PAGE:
Book description: Sophia has her life all planned out—but her plan didn’t include being jilted or ending up in Dakota Territory.
Sophia Makinoff is certain that 1876 is the year that she’ll become
the wife of a certain US Congressman, and happily plans her debut into
the Capitol city. But when he proposes to her roommate instead, Sophia
is stunned. Hoping to flee her heartache and humiliation, she signs up
with the Board of Foreign Missions on a whim.
With dreams of a romantic posting to the Far East, Sophia is dismayed
to find she’s being sent to the Ponca Indian Agency in the bleak Dakota
Territory. She can’t even run away effectively and begins to wonder how
on earth she’ll be able to guide others as a missionary. But teaching
the Ponca children provides her with a joy she has never known—and never
expected—and ignites in her a passion for the people she’s sent to
It’s a passion shared by the Agency carpenter, Willoughby Dunn, a man
whose integrity and selflessness are unmatched. The Poncas are barely
surviving. When U.S. policy decrees that they be uprooted from their
land and marched hundreds of miles away in the middle of winter, Sophia
and Will wade into rushing waters to fight for their friends, their
love, and their destiny.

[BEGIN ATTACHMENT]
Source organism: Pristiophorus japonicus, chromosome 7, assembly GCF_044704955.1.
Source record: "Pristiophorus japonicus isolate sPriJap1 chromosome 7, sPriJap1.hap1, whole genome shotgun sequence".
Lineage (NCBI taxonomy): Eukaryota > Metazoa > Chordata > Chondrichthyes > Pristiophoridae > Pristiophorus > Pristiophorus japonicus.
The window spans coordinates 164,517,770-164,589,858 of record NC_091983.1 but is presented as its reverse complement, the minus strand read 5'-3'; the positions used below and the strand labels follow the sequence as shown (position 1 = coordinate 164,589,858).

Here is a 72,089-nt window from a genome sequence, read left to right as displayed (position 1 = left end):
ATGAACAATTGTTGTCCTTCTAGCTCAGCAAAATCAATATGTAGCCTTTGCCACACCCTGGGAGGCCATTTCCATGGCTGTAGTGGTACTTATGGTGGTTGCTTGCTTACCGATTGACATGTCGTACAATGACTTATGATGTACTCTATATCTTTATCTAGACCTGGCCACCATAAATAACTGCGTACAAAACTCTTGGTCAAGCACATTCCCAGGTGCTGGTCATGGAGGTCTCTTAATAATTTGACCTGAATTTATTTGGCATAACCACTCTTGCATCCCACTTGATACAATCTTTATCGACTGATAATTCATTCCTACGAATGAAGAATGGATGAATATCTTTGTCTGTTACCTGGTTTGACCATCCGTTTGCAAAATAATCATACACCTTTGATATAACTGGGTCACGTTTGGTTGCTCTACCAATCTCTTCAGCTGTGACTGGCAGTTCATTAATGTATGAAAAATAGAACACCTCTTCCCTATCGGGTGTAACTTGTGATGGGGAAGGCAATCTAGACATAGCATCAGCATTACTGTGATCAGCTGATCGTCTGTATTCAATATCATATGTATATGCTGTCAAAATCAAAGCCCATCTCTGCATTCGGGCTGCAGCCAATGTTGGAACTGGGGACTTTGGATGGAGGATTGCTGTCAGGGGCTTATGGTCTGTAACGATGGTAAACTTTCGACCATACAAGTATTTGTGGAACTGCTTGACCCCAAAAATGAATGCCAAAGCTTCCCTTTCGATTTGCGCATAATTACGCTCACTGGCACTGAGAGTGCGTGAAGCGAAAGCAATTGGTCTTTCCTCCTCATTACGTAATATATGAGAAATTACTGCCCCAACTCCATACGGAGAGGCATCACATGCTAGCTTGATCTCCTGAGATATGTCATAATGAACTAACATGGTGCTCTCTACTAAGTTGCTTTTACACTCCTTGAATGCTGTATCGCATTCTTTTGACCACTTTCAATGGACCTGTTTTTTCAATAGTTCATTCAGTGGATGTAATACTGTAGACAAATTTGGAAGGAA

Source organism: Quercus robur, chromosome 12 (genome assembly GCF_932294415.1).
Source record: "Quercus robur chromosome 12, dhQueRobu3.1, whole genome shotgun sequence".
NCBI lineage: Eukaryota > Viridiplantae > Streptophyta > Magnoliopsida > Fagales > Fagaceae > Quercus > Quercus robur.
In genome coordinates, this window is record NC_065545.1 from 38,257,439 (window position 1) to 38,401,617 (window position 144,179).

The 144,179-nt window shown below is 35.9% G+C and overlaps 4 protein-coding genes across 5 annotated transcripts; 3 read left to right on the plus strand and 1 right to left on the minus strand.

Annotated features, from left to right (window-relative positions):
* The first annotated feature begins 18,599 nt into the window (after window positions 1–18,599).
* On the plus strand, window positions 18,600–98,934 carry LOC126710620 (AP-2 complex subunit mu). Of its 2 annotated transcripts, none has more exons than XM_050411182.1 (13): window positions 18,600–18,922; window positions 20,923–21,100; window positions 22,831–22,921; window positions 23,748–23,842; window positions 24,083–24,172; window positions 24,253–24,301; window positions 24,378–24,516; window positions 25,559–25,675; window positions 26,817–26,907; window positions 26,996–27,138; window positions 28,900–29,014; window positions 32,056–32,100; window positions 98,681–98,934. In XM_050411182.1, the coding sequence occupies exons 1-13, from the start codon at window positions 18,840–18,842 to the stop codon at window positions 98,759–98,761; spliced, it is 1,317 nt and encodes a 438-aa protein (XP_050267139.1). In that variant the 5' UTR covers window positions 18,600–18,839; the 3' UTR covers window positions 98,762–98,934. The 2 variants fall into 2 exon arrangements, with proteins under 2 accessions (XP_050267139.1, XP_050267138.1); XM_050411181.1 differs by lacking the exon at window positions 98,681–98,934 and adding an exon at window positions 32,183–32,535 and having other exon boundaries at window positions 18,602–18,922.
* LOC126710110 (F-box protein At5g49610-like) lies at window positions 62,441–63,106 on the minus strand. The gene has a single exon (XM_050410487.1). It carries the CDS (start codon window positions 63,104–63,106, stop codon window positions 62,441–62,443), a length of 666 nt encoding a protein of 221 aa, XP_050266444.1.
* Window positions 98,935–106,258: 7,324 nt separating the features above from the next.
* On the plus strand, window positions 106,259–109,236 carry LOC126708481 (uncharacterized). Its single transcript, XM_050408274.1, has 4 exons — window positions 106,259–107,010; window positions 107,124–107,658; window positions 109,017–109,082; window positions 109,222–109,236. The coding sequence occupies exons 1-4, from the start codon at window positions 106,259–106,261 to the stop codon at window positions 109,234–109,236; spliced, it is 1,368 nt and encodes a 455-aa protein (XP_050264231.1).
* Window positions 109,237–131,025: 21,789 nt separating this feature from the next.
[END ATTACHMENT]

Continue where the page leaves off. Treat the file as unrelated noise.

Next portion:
My review: I was excited to read another story about the Indians during the time of the treaties with the US government. I have read two other books recently along this same line and have found these stories very interesting. Once I received this book, Through Rushing Water, I realized the author, Catherine Richmond, is the lady that also wrote Spring for Susannah. I really had no intentions of ever reading any more of her books, since I did not like the book Spring for Susannah. Obligated to now read Through Rushing Water, I was hoping to be pleasantly surprised. Unfortunately, that was not the case. Mrs. Richmond has chosen a very interesting story line, but her plot is not well-defined. She has too many loose ends and the story jumps around too much. Although her main characters have a lot of information attached to them, they do not have a lot of depth. Mrs. Richmond does have a sense of humor which I enjoyed in this book. She also introduced a group of Indians to me that I had never heard of before. This has peaked my interest to read more about the Ponca Indians. While I think this book is better than her last one, I have to say that I have no intentions of reading a third one by this author to see if she continually gets better. There are so many other books that I would rather read by authors that I enjoy. For Mrs. Richmond's sake, I'm sorry I could not give this book a more positive review. I received a complimentary e-copy of this book from Thomas Nelson Publishers through their Booksneeze blogger program in exchange for an honest review. All opinions are my own.